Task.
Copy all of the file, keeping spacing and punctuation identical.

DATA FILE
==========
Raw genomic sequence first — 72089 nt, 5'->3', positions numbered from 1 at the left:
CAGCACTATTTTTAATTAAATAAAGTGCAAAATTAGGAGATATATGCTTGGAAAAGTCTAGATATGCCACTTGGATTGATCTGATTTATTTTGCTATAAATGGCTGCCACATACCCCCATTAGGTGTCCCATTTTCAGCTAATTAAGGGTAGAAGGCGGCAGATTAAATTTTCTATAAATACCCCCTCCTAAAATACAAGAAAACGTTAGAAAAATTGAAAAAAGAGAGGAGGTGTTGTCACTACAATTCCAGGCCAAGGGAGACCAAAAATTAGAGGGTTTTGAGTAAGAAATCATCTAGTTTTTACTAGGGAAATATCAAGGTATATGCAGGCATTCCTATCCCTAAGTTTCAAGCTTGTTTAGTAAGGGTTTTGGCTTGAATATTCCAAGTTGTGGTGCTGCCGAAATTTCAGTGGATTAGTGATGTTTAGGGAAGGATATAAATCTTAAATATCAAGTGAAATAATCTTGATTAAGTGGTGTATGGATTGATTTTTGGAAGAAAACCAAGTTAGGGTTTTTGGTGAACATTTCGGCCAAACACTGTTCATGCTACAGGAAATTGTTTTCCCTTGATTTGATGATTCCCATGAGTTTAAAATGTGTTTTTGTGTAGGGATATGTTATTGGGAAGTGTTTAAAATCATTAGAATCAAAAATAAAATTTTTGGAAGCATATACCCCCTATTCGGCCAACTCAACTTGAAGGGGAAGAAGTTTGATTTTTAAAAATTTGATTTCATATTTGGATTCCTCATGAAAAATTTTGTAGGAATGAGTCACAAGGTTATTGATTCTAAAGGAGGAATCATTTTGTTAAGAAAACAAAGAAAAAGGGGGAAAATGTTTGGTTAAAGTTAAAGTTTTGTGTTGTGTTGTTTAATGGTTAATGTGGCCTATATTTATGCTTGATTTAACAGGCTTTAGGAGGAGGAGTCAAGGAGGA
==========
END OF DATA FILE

Raw genomic sequence first — 72089 nt, 5'->3', positions numbered from 1 at the left:
CAGCACTATTTTTAATTAAATAAAGTGCAAAATTAGGAGATATATGCTTGGAAAAGTCTAGATATGCCACTTGGATTGATCTGATTTATTTTGCTATAAATGGCTGCCACATACCCCCATTAGGTGTCCCATTTTCAGCTAATTAAGGGTAGAAGGCGGCAGATTAAATTTTCTATAAATACCCCCTCCTAAAATACAAGAAAACGTTAGAAAAATTGAAAAAAGAGAGGAGGTGTTGTCACTACAATTCCAGGCCAAGGGAGACCAAAAATTAGAGGGTTTTGAGTAAGAAATCATCTAGTTTTTACTAGGGAAATATCAAGGTATATGCAGGCATTCCTATCCCTAAGTTTCAAGCTTGTTTAGTAAGGGTTTTGGCTTGAATATTCCAAGTTGTGGTGCTGCCGAAATTTCAGTGGATTAGTGATGTTTAGGGAAGGATATAAATCTTAAATATCAAGTGAAATAATCTTGATTAAGTGGTGTATGGATTGATTTTTGGAAGAAAACCAAGTTAGGGTTTTTGGTGAACATTTCGGCCAAACACTGTTCATGCTACAGGAAATTGTTTTCCCTTGATTTGATGATTCCCATGAGTTTAAAATGTGTTTTTGTGTAGGGATATGTTATTGGGAAGTGTTTAAAATCATTAGAATCAAAAATAAAATTTTTGGAAGCATATACCCCCTATTCGGCCAACTCAACTTGAAGGGGAAGAAGTTTGATTTTTAAAAATTTGATTTCATATTTGGATTCCTCATGAAAAATTTTGTAGGAATGAGTCACAAGGTTATTGATTCTAAAGGAGGAATCATTTTGTTAAGAAAACAAAGAAAAAGGGGGAAAATGTTTGGTTAAAGTTAAAGTTTTGTGTTGTGTTGTTTAATGGTTAATGTGGCCTATATTTATGCTTGATTTAACAGGCTTTAGGAGGAGGAGTCAAGGAGGA